Centralized Video Monitoring Comes Into Focus
March 1, 2007
Centralized video monitoring has long been the holy grail of our industry because of its inherent efficiencies, including the optimized use of existing resources. Some early attempts to fashion a centralized video monitoring system included the use of videoconferencing codecs with multi-point camera capability. The limitations of the scalability, the high cost and the need for dedicated ISDN lines soon proved this solution unacceptable to the video security and surveillance market. As a result, the pursuit for a mainstream centralized monitoring solution seemed to languish – at least for a few years.
Then the advent of networking came along.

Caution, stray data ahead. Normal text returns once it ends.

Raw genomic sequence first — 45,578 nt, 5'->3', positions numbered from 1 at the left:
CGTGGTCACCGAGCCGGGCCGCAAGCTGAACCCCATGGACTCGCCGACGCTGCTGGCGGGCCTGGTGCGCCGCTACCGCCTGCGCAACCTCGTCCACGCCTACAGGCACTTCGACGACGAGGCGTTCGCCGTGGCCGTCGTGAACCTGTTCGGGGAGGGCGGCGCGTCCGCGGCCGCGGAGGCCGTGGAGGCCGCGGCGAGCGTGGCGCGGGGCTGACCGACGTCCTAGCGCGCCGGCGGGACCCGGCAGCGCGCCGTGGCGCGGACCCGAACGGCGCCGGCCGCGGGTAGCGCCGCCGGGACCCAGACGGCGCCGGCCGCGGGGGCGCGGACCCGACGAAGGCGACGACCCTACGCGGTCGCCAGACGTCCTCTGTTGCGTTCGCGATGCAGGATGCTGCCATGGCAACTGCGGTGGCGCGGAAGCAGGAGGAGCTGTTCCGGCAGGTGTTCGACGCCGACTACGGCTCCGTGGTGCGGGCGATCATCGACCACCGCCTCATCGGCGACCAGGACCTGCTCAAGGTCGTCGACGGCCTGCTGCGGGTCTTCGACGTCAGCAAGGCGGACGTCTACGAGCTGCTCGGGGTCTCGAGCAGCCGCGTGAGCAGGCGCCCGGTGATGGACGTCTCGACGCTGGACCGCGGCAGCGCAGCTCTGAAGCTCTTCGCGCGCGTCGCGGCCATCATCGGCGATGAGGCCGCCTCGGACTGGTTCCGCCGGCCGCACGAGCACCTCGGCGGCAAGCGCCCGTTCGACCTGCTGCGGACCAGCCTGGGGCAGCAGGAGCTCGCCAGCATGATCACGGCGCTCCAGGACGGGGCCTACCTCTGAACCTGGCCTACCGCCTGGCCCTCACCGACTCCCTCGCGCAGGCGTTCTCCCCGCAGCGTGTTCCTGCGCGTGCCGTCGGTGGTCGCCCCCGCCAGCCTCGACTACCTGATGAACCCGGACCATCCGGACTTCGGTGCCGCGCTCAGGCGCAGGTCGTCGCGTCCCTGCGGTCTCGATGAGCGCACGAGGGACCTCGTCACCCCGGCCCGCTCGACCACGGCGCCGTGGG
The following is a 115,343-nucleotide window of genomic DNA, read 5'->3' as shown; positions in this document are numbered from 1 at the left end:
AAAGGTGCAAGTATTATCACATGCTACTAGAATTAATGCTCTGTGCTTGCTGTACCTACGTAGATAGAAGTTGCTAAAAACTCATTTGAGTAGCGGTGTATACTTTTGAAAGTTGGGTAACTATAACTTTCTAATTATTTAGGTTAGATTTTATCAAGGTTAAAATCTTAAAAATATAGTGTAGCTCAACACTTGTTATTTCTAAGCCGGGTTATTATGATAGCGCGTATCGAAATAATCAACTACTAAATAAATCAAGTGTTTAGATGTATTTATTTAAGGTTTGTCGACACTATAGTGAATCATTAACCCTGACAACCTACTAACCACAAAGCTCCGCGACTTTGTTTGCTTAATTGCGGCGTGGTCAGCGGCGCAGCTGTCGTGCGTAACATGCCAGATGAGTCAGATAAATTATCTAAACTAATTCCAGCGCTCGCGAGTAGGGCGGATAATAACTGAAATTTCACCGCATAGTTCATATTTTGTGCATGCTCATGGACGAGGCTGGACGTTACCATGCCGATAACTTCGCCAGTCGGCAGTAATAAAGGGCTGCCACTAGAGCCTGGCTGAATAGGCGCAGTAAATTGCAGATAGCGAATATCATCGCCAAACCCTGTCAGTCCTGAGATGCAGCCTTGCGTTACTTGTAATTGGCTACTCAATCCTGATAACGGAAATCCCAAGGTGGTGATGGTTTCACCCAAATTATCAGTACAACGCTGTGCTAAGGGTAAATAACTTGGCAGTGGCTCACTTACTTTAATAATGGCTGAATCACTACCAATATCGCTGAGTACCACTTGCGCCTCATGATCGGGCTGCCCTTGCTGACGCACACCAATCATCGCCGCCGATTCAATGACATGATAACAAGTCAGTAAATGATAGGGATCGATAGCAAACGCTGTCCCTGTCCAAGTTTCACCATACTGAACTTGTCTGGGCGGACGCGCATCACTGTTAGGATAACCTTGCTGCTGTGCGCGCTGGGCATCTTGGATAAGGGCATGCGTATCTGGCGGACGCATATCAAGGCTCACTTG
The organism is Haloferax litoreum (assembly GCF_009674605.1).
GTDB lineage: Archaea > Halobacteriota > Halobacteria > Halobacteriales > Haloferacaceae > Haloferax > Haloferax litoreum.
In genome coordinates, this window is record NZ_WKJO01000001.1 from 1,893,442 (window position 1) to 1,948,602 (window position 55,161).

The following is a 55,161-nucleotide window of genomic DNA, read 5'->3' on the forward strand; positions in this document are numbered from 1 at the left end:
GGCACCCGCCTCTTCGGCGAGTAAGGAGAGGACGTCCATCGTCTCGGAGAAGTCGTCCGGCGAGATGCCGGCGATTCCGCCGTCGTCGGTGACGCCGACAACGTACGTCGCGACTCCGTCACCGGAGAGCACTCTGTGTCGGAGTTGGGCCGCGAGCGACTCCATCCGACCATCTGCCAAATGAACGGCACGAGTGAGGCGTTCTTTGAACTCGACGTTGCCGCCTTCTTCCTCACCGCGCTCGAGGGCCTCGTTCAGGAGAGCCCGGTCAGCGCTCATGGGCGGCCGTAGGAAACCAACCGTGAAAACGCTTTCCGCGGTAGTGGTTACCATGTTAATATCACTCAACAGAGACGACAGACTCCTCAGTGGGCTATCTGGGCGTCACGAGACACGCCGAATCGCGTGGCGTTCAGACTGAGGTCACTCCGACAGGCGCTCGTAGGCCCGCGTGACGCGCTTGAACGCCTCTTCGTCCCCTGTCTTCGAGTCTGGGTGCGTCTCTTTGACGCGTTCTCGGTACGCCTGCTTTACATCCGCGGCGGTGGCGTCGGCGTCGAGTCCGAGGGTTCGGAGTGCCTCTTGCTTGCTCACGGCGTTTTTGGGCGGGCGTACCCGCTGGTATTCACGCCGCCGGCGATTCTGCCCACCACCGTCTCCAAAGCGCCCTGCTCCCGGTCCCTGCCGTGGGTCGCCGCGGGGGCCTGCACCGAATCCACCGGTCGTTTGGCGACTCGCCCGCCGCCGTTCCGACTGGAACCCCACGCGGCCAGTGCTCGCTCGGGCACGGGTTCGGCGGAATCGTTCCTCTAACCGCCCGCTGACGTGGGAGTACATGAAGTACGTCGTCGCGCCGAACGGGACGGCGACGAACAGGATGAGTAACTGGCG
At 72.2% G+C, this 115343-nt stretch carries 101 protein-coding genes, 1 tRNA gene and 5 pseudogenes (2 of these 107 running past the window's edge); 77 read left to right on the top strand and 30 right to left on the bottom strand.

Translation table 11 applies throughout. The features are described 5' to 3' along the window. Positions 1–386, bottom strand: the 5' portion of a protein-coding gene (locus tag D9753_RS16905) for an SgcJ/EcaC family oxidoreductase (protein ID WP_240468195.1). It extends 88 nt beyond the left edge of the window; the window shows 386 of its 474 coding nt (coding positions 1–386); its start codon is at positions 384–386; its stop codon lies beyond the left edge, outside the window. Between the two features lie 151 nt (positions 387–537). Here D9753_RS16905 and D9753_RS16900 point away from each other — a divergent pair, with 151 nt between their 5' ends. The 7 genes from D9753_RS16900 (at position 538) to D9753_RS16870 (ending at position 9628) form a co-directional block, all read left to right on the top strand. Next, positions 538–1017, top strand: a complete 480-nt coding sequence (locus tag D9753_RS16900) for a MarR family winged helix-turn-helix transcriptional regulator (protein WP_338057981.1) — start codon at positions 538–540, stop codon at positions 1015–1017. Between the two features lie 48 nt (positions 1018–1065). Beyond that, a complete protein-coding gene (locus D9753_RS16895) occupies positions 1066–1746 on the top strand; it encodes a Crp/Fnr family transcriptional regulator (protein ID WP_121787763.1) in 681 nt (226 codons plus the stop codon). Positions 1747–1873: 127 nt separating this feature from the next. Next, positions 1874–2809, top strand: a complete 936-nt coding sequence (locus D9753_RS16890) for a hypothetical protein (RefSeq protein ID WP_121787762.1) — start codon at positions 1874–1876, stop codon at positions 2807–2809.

New software and digital hardware technologies combined with the increasing utilization of Ethernet, IP and wireless mesh based networks provides the control and transmission platforms required for advanced centralized control operations. Proprietary technologies have also been replaced by open platform solutions, which have further expanded the possibilities for more seamless means of integrating disparate manufacturers’ video surveillance products. These advances have also opened up new business models for end users, system integrators, service providers and manufacturers alike.
Web-based Applications, TooApplications for centralized video monitoring are found across a wide variety of vertical security markets including retail loss prevention, property management, logistics, transportation, government and gaming, to name a few. The concept has further expanded to include Web-based monitoring for marketing and promotional activities in the form of video browsing as well as the more recent mobile monitoring technology.